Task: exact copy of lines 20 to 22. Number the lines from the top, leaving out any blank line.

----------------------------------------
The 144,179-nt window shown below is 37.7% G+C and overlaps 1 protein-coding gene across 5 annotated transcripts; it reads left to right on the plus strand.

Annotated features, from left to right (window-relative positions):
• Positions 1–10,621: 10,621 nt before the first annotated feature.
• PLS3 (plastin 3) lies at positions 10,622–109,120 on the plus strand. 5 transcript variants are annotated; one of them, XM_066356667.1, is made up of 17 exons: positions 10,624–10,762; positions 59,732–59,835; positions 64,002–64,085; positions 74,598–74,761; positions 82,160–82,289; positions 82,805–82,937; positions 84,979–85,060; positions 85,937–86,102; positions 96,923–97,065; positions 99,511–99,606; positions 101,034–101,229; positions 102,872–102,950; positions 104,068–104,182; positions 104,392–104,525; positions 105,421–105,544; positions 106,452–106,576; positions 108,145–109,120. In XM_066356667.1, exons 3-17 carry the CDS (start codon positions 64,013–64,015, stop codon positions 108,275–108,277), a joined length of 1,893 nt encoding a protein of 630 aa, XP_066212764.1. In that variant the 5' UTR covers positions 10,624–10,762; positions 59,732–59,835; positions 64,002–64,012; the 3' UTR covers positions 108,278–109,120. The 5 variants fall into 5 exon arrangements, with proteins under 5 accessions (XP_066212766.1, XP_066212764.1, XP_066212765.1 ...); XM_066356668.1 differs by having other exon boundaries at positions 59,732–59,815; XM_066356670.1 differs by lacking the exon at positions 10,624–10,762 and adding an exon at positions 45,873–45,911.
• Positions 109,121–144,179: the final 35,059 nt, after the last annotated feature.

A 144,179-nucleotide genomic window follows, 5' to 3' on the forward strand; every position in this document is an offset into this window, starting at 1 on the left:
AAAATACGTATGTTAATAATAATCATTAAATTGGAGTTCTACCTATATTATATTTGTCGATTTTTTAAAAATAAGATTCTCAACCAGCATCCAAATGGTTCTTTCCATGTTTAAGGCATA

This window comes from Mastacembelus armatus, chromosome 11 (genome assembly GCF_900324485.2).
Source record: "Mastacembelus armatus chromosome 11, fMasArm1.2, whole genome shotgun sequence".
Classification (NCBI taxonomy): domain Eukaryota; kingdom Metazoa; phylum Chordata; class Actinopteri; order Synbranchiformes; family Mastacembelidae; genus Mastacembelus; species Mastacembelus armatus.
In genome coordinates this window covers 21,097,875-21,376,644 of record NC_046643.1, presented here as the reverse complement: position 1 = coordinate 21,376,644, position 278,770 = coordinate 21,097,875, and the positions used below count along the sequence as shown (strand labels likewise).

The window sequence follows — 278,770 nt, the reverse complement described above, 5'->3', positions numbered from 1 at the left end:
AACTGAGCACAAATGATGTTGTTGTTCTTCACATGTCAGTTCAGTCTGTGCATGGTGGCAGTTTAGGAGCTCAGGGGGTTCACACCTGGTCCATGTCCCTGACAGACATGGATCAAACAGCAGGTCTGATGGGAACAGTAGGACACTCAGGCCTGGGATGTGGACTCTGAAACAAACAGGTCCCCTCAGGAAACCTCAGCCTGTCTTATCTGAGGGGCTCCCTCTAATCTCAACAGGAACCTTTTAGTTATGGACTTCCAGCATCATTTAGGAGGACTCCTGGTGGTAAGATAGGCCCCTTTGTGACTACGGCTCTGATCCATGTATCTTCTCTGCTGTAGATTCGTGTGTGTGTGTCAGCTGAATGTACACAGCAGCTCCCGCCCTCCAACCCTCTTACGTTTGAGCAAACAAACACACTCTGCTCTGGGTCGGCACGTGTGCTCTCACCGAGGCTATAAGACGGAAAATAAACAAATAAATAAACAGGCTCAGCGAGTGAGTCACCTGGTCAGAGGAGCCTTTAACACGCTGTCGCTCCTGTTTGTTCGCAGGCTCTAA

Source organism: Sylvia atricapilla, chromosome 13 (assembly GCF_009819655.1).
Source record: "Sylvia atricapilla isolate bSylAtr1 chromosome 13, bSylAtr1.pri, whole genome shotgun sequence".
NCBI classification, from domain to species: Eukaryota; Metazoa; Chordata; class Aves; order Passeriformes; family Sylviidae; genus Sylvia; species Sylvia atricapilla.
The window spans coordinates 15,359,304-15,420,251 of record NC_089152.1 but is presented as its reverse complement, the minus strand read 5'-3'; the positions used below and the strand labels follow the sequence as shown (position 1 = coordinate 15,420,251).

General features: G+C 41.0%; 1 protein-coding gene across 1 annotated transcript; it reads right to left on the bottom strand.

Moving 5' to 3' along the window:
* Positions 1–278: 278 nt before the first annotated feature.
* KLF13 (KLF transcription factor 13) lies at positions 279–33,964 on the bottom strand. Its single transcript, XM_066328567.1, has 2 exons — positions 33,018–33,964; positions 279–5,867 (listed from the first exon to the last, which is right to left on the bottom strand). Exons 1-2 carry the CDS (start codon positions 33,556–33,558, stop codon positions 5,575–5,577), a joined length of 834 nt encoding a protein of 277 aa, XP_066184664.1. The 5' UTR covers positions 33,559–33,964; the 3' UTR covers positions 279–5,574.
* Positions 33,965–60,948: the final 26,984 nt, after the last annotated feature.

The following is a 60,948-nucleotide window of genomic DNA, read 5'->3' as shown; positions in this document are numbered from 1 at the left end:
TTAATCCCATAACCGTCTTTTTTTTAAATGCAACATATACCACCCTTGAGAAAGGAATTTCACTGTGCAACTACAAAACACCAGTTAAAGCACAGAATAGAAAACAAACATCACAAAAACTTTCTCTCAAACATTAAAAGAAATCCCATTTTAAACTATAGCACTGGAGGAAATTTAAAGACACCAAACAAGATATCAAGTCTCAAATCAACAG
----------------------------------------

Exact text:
* Positions 1–278: 278 nt before the first annotated feature.
* KLF13 (KLF transcription factor 13) lies at positions 279–33,964 on the bottom strand. Its single transcript, XM_066328567.1, has 2 exons — positions 33,018–33,964; positions 279–5,867 (listed from the first exon to the last, which is right to left on the bottom strand). Exons 1-2 carry the CDS (start codon positions 33,556–33,558, stop codon positions 5,575–5,577), a joined length of 834 nt encoding a protein of 277 aa, XP_066184664.1. The 5' UTR covers positions 33,559–33,964; the 3' UTR covers positions 279–5,574.
* Positions 33,965–60,948: the final 26,984 nt, after the last annotated feature.